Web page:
Mohsin Hamid’s How to Get Filthy Rich in Rising Asia is one of my favorite books of 2013 thus far. In “That Relentless Complicator of Lives,” I wrote a response to how it gleefully ignores and plays with genre boundaries for the fabulous website Late Night Library.
This past week, I had the pleasure of reading at the Vica Miller Literary Salon, hosted by none other than Vica herself, who posed insightful, provocative questions throughout the evening. I shared the bill with Royal Young, who can be seen holding Fame Shark, his account of coming of age on the Lower East Side and his vexed, dogged relationship with the concept and pursuit of celebrity. Also on the bill were Lisa Dierbeck, who read from a hilarious work-in-progress about how suddenly coming into money can have unforeseen consequences–an ancient, even folkloric trope transposed seamlessly into contemporary Brooklyn, and Avital Chizhik, whose “Galatea, Galatea” was a metafictional work that called Cortázar to mind. I read from a work-in-progress myself, a story about two dueling composers whose opening I’d read at the Franklin Park Reading Series. The stance above is my “Q&A” pose.
Storyville is a fantastic app that offers its subscribers a short story every week. The editors’ taste veers toward the eclectic and offbeat, and they’ve featured many writers whose work I adore and admire, from Claire Vaye Watkins to Joshua Cohen, Gregory Spatz to Marie-Helene Bertino. Needless to say, I’m thrilled and honored that they chose to showcase one of mine. In a brief background piece, I talk about the early influence of Monty Python, whose prints are all over this particular story. http://storyvilleapp.com/story/a-box-of-ones-own/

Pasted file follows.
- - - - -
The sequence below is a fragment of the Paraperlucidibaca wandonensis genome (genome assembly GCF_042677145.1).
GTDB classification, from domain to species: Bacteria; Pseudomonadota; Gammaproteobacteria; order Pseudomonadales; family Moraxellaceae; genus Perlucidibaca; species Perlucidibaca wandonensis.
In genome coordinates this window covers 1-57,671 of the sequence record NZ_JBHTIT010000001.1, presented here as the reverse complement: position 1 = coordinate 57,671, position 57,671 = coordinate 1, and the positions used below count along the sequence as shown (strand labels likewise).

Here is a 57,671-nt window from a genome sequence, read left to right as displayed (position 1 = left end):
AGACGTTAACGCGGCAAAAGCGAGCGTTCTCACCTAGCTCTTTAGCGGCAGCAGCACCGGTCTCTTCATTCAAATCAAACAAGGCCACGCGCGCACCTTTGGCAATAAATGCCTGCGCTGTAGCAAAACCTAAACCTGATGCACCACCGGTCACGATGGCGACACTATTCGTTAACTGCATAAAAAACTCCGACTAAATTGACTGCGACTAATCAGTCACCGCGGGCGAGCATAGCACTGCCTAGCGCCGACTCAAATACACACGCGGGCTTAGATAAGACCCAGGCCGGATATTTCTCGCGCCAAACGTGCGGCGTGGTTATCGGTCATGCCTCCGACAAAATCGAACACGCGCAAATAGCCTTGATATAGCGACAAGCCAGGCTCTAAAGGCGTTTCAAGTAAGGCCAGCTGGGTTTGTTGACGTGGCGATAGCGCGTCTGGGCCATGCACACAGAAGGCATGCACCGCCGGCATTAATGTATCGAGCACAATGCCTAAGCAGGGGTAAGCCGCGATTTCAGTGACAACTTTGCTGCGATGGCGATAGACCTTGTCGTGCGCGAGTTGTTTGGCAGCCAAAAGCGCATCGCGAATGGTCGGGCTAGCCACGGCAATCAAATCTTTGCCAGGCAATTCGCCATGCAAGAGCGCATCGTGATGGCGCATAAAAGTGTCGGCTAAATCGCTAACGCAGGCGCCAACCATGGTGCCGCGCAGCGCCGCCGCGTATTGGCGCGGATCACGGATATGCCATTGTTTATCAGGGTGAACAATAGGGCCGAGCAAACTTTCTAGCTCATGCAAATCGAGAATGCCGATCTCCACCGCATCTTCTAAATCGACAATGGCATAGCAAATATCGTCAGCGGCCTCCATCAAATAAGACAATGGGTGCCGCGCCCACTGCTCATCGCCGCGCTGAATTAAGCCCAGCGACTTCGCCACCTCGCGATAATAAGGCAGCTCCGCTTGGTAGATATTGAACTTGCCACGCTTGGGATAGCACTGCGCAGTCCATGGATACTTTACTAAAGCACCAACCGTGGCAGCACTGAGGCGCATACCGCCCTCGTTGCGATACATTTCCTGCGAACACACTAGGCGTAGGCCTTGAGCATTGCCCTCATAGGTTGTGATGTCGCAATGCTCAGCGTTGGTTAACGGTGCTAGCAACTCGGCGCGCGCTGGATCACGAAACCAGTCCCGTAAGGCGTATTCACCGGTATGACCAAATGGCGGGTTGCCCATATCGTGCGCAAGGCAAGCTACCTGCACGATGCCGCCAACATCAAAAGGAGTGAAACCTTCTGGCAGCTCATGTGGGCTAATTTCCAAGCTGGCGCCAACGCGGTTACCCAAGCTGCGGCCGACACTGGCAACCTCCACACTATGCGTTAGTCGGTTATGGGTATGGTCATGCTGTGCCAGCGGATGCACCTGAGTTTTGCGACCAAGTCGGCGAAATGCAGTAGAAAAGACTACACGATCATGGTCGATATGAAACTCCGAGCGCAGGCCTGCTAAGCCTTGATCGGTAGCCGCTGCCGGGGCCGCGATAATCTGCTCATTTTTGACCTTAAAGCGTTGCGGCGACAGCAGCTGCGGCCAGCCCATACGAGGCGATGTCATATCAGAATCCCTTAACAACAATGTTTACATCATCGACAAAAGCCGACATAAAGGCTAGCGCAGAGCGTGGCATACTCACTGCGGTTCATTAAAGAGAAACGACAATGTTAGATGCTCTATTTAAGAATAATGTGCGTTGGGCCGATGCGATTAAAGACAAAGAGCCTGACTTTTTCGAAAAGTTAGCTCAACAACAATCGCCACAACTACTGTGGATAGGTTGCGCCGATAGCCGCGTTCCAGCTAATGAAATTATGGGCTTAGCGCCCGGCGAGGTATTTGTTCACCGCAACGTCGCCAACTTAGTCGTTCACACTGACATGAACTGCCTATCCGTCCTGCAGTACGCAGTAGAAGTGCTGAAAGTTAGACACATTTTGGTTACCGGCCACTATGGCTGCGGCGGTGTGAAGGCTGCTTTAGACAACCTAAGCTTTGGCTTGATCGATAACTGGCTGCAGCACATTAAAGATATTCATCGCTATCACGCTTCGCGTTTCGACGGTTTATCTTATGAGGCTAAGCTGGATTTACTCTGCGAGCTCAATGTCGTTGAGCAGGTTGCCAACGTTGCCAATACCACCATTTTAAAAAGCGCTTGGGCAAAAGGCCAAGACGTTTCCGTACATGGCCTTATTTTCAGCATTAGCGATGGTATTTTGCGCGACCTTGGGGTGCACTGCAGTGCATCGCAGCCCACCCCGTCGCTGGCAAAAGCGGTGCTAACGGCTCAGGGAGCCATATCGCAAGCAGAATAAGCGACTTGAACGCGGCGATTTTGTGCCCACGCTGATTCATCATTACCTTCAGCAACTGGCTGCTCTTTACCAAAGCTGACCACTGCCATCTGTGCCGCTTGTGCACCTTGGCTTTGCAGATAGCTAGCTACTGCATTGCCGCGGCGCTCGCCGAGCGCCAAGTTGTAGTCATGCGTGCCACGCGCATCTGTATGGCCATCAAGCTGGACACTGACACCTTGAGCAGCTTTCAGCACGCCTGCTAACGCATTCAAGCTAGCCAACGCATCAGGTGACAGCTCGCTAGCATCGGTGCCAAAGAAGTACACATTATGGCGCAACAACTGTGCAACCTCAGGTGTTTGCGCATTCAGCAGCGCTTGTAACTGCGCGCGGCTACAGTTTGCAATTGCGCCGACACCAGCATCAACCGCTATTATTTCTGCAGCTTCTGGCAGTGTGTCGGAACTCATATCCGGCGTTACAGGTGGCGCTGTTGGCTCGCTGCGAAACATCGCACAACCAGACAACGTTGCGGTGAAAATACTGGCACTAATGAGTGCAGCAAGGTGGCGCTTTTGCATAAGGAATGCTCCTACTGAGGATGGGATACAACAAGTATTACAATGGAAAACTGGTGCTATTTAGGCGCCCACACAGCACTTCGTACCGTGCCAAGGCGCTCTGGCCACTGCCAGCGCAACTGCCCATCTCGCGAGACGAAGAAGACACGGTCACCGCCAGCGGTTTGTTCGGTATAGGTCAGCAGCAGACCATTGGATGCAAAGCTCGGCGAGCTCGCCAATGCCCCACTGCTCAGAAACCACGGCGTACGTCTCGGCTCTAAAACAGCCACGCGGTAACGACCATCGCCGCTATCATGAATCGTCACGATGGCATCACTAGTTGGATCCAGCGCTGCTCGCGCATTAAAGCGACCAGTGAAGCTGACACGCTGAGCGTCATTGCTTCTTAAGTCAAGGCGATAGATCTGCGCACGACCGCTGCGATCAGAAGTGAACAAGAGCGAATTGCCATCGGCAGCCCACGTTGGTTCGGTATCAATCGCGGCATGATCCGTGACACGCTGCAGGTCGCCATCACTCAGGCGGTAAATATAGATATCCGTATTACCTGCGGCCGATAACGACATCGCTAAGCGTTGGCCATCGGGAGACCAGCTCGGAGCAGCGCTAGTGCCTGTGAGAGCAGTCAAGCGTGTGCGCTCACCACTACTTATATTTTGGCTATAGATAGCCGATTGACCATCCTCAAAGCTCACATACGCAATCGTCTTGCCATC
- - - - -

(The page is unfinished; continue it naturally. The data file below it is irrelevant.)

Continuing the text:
“Build an impenetrable wall from your stacks of gloomy realists, gouge out your eyes and sear your fingertips, for I present to you a collection of stories in which the author has had the gall, the coarseness, the utter audacity to have fun while writing.”
Sam Moss’s generous and spirited review of Understories can be read here: http://thesmallpressbookreview.blogspot.com/2013/06/review-of-tim-horvaths-understories.html. And a nod to Mel Bosworth for starting and maintaining this superb site, and for all he does for small press books.
Over the next three days (April 24th-26th), I’ll be appearing at the first Ithaca New Voices Festival at Ithaca College, along with a bunch of fine writers: Rebecca Makkai, Jane Roper, Eleanor Henderson, Nathaniel Rich, Sheba Karim, Marie-Helene Bertino, and Robin Ekiss. We’ll kick things off with “micro-readings” at Buffalo Street Books in downtown Ithaca at 5 p.m. on Wed. the 24th, and from there it’s a whirlwind of on-campus talks, visits to classes, and literary discussions, culminating in another reading Friday, April 26th at the Handwerker on campus. It’s free and open to the public, and the whole full-to-bursting schedule is here: http://ithacanewvoices.wordpress.com/schedule-of-events/. Lastly, here’s an article about the festival where co-founder Chris Holmes cites his inspiration as the film “Wonder Boys”–thanks to Chris, Michael Chabon and Toby Maguire.